Cheonggyecheon 청계천


Cheonggyecheon (Hangul: 청계천) is a 10.9 km (7.0 miles) long, modern public recreation space in downtown Seoul, South Korea. The massive urban renewal project is on the site of a stream that flowed before the rapid post-war economic development required it to be covered by transportation infrastructure. The $900 million project initially attracted much public criticism but, after opening in 2005, has become popular among city residents and tourists. Click here if you want to know more detail.

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Cheonggyecheon is an 8.4 km creek flowing west to east through downtown Seoul, and then meeting Jungnangcheon, which in turn connects to the Han River and empties into the Yellow Sea. During the presidency of Park Chung-hee, Cheonggyecheon was covered with concrete for roads. In 1968, an elevated highway was built over it.

In July 2003, then-Seoul mayor, Lee Myung-bak initiated a project to remove the elevated highway and restore the stream. It was a major undertaking as not only did the highway have to be removed, but as years of neglect and development had left the stream nearly totally dry, 120,000 tons of water were to be pumped in daily from the Han River, its tributaries, and groundwater from subway stations. At that time, safety problems also occurred due to the deteriorated concrete construction. Despite this, restoration of Cheonggyecheon was deemed important as it fit in with the movement to re-introduce nature to the city and to promote a more eco-friendly urban design.
The restoration of two historic bridges, Gwangtonggyo and Supyogyo, was also a contentious issue, as several interest groups voiced opinions on how to restore historical and cultural sites and remains, and whether to replace the bridges or not.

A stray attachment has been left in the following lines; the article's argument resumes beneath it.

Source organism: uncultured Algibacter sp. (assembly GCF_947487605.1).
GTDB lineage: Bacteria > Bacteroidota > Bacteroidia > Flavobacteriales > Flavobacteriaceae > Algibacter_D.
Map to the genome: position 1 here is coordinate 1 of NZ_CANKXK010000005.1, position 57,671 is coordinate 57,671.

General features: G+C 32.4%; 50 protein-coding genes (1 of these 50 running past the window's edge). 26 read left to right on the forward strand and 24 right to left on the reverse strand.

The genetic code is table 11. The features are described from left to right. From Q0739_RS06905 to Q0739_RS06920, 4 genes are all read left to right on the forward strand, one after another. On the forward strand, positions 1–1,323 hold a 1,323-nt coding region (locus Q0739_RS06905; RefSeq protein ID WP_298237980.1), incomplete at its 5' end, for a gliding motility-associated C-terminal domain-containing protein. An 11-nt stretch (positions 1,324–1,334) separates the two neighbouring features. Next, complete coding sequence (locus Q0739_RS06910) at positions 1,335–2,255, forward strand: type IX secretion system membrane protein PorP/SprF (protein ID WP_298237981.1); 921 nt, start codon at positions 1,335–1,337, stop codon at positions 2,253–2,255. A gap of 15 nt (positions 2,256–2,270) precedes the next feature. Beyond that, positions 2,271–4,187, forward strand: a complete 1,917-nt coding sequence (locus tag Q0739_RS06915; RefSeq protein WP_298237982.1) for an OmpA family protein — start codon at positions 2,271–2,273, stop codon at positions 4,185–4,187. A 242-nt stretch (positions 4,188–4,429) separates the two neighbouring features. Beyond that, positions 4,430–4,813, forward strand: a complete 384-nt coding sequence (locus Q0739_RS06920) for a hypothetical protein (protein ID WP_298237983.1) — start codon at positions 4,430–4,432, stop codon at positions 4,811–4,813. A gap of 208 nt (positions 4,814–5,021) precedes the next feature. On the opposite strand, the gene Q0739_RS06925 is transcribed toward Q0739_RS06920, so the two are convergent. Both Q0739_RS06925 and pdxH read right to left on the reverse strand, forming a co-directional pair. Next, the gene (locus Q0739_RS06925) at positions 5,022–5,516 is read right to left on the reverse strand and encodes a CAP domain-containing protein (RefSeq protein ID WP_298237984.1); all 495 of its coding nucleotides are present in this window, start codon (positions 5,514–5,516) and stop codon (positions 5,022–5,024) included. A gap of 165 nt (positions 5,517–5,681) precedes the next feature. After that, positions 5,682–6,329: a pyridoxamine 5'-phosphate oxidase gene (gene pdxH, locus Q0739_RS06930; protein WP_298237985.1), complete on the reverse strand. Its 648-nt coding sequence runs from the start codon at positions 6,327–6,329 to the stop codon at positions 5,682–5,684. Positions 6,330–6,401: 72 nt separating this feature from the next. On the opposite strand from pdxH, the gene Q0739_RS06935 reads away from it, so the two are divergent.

The Cheonggyecheon restoration project had the purpose of preserving the unique identity of the natural environment and the historic resources in the CBD of Seoul, and to reinforce the surrounding business area with information technology, international affairs and digital industries. The plan also encouraged the return of the pedestrian-friendly road network connecting the stream with traditional resources, e.g. Bukchon, Daehangno, Jungdong, Namchon and Donhwamungil. This network system, named the CCB (Cheonggyecheon Culture Belt), tried to build up the foundation of cultural and environmental basis of the city

The project attempted to promote the urban economy through amplifying urban infrastructure for a competitive city within the existing business and industrial area centered on the stream. The Urban renewal project was the catalyst of revitalization in downtown Seoul. Cheonggyecheon became a centre for cultural and economic activities.
Cheonggyecheon restoration work also brought balance to the areas both in south and north of the stream. During the modernization era, downtown Seoul was divided into two parts, north-south, based on their features and function. The restoration helped to join these two parts in order to create a new urban structure connecting the cultural and environmental resources in northern and southern areas of the stream (Hwang n.d.), resulting in a balanced and sustainable development of northern and southern areas of the Han River.

The project resulted in a speeding-up in traffic around the city when the motorway was removed. This has been cited as a real-life example of Braess’s paradox.

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